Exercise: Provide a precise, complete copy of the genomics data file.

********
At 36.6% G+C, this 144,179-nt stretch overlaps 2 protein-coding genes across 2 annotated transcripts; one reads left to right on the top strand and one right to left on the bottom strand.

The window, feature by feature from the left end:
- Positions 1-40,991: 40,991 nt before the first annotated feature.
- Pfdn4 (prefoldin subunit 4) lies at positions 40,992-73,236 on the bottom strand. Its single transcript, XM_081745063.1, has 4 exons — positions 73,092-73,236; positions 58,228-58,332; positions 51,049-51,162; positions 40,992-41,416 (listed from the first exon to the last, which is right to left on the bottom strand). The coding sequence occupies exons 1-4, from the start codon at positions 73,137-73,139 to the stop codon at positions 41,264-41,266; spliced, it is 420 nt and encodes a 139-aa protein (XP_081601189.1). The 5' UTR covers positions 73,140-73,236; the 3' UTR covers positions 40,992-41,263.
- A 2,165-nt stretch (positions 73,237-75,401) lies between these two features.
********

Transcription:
At 36.6% G+C, this 144,179-nt stretch overlaps 2 protein-coding genes across 2 annotated transcripts; one reads left to right on the top strand and one right to left on the bottom strand.

The window, feature by feature from the left end:
- Positions 1-40,991: 40,991 nt before the first annotated feature.
- Pfdn4 (prefoldin subunit 4) lies at positions 40,992-73,236 on the bottom strand. Its single transcript, XM_081745063.1, has 4 exons — positions 73,092-73,236; positions 58,228-58,332; positions 51,049-51,162; positions 40,992-41,416 (listed from the first exon to the last, which is right to left on the bottom strand). The coding sequence occupies exons 1-4, from the start codon at positions 73,137-73,139 to the stop codon at positions 41,264-41,266; spliced, it is 420 nt and encodes a 139-aa protein (XP_081601189.1). The 5' UTR covers positions 73,140-73,236; the 3' UTR covers positions 40,992-41,263.
- A 2,165-nt stretch (positions 73,237-75,401) lies between these two features.